The One Key Question That All Doctors Should Ask

A person holds a copper IUD in their hand.

The Oregon Foundation for Reproductive Health is pushing primary care doctors to ask every woman one extra question when they see her for a regular checkup: “Do you want to become pregnant in the next year?”

Unlike the questions, “Are you sexually active?” or “Do you need birth control?” the wording of the question “Do you want to become pregnant in the next year?” allows a conversation to start with doctors and women who both do and do not want to become pregnant. For women who answer yes, doctors can give them preconception counseling and talk about staying healthy during pregnancy. For women who answer no, doctors can talk with them about contraceptive options. 

The Oregon Foundation for Reproductive Health talked with doctors across the state and found that they rarely spoke about birth control with their patients. Many of them assumed that women were discussing birth control at women’s clinics, but in fact 72 percent of Oregon women get birth control through their primary care physicians. To get doctors to talk about birth control options more as regular part of checkups, the Portland-based healthcare nonprofit launched the “One Key Question” campaign this summer. The campaign recruits health centers to have all their primary care doctors incorporate that one question into their checkups. Oregon Foundation for Reproductive Health Policy and Access Coordinator Hannah Rosenau explains, “I believe in One Key Question because it brings reproductive health back into the conversation and it supports women in their choice whether they want to become pregnant or whether they want to prevent it.” 

There is tremendous room for improvement in birth control—consistent with the national average, close to 50% of all pregnancies in Oregon are unintended. Of these, 70 percent of women who had unintended pregnancies implied that they lacked comprehensive contraception advice from a clinician. Of course, this one question won’t fix every hurdle to birth control access in the country. A big problem has been the cost of birth control, but the rollout of the Affordale Care Act should provide full coverage of birth control for millions of women

Moving forward, it won’t matter whether the cost of birth control is covered by insurance if women who want it still aren’t discussing that option with their doctors. The One Key Question campaign aims to bridge the divide between women and doctors to get women the contraceptive healthcare they desire.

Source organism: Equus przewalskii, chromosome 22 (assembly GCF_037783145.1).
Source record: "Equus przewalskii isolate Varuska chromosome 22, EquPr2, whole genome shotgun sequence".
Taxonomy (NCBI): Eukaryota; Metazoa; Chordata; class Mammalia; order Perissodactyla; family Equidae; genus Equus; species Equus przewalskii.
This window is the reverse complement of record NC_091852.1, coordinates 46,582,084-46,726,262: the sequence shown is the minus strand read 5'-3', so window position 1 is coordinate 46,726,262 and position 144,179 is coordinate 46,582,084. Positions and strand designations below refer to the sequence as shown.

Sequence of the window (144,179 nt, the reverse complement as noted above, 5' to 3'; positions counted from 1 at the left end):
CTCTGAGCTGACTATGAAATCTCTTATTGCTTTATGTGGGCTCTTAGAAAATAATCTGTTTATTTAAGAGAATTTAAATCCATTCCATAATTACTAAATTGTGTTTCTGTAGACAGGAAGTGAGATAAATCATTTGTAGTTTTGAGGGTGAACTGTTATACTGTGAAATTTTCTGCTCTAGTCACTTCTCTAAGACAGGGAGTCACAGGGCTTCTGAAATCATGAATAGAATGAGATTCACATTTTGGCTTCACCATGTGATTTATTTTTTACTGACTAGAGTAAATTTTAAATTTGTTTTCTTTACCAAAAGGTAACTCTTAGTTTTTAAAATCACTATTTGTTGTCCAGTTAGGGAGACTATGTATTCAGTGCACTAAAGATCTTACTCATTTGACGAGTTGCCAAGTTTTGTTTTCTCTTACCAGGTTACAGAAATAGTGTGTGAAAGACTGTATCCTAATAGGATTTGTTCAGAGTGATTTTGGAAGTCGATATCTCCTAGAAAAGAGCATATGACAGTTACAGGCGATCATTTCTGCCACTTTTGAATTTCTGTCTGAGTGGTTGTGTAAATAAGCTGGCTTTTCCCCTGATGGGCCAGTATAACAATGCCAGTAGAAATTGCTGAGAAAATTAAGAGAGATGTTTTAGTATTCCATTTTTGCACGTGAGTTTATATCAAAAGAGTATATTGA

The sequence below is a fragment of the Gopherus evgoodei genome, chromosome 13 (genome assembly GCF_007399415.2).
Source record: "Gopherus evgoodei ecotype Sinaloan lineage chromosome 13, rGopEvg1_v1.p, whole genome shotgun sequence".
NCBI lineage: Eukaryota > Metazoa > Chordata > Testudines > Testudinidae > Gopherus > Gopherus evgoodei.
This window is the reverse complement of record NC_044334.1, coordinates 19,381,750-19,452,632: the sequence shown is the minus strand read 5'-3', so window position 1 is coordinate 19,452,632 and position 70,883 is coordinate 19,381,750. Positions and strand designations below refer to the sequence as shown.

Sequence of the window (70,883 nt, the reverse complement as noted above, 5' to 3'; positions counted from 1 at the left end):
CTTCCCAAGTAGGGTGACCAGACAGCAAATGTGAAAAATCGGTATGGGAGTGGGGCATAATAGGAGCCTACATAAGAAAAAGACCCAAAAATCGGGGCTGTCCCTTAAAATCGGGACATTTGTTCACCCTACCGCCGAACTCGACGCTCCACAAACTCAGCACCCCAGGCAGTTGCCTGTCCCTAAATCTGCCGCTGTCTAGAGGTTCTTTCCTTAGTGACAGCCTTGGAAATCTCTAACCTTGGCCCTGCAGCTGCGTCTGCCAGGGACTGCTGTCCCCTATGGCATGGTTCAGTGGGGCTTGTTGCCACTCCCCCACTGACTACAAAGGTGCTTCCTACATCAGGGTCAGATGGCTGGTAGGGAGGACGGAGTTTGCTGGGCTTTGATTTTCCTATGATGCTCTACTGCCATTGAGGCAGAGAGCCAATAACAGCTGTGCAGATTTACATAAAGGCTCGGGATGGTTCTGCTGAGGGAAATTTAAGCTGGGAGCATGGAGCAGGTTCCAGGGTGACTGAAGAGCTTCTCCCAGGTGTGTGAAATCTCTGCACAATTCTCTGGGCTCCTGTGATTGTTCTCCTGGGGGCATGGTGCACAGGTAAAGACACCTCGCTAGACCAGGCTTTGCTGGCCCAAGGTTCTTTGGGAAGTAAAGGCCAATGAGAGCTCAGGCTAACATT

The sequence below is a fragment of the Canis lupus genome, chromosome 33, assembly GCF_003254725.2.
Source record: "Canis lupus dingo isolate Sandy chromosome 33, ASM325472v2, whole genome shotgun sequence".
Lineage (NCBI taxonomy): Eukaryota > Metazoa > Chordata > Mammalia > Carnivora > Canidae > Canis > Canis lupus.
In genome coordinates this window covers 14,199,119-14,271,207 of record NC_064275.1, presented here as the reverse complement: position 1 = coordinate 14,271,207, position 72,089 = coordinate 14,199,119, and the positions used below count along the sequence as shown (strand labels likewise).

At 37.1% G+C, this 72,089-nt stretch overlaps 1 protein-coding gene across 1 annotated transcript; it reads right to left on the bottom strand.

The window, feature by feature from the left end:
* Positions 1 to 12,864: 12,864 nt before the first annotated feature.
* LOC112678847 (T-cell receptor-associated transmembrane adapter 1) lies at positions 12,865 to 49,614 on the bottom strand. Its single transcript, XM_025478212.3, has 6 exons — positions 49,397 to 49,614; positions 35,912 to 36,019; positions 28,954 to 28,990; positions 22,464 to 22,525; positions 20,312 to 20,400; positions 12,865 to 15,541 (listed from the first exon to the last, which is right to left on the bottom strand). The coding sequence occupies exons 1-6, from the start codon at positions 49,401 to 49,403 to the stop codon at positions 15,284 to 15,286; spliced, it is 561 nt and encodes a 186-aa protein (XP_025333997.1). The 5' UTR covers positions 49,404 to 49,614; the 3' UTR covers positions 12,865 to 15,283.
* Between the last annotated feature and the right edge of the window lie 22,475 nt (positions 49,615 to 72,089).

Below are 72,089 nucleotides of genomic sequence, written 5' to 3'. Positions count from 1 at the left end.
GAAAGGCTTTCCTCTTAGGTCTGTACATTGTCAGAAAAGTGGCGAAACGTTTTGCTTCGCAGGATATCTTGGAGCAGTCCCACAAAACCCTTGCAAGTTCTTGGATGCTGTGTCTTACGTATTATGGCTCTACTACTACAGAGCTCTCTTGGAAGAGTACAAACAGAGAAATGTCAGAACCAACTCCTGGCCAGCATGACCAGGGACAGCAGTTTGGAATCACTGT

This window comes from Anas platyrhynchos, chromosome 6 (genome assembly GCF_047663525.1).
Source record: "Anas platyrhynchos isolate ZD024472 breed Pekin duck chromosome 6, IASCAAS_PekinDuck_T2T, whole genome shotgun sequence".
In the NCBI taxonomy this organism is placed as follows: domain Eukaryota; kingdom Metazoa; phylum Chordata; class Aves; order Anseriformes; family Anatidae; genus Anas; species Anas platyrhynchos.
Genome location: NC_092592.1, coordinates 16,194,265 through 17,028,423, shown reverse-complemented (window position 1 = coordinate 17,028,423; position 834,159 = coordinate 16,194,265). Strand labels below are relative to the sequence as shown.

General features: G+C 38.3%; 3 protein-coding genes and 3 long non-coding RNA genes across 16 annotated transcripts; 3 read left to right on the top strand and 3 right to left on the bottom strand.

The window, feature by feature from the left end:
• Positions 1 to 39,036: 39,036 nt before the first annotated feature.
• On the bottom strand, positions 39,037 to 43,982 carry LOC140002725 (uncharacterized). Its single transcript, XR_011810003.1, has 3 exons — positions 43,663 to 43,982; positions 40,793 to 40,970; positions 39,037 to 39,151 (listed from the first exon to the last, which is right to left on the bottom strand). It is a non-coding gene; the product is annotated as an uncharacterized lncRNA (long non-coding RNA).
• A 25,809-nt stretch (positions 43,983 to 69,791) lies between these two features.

Image via +mara.

by Hannah Strom
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12 Comments Have Been Posted

The pill is crazy-making

They should also be asking if the patient has a history of depression/anxiety/mentalhealth problems and make non-hormonal methods of birth control more accessible. I can get the pill for free, but it makes me suicidal (I've tried 5 different kinds, all of them making me manic or suicidal). The non-hormonal IUD would be perfect for me as I don't intend to have children for at least 5 years (even though I am married), but I can't afford it. Barrier methods just suck.

I agree Rachael! I think

I agree Rachael! I think every girl on the day of her first period should get the book TAKING CHARGE OF YOUR FERTILITY. Ever doctor should know this information as well.

Yes to Taking Charge of Your Fertility!

That book helped me get pregnant, but there is so much information that would have been great to have long before I was 30 and trying to get pregnant. If I had a daughter I would give it to her. If I ever have a daughter-in-law I certainly will. I have given it to several friends. It probably had an impact on my comfort with trying the Diva Cup. Awesome book.

Amen, Rachael. My doctors

Amen, Rachael. My doctors started me on birth control a few years ago for irregular periods and I had terrible problems with anxiety and depression -- had to stop taking them. Doctors still try to prescribe me various kinds for the same reason, but it's just not worth it.

my roommate, whose been

my roommate, whose been married for 8 years, asked her gyn about iud's, cause all her friends (like me) are getting them. he said "they recommend that you don't get an iud if you've never been pregnant."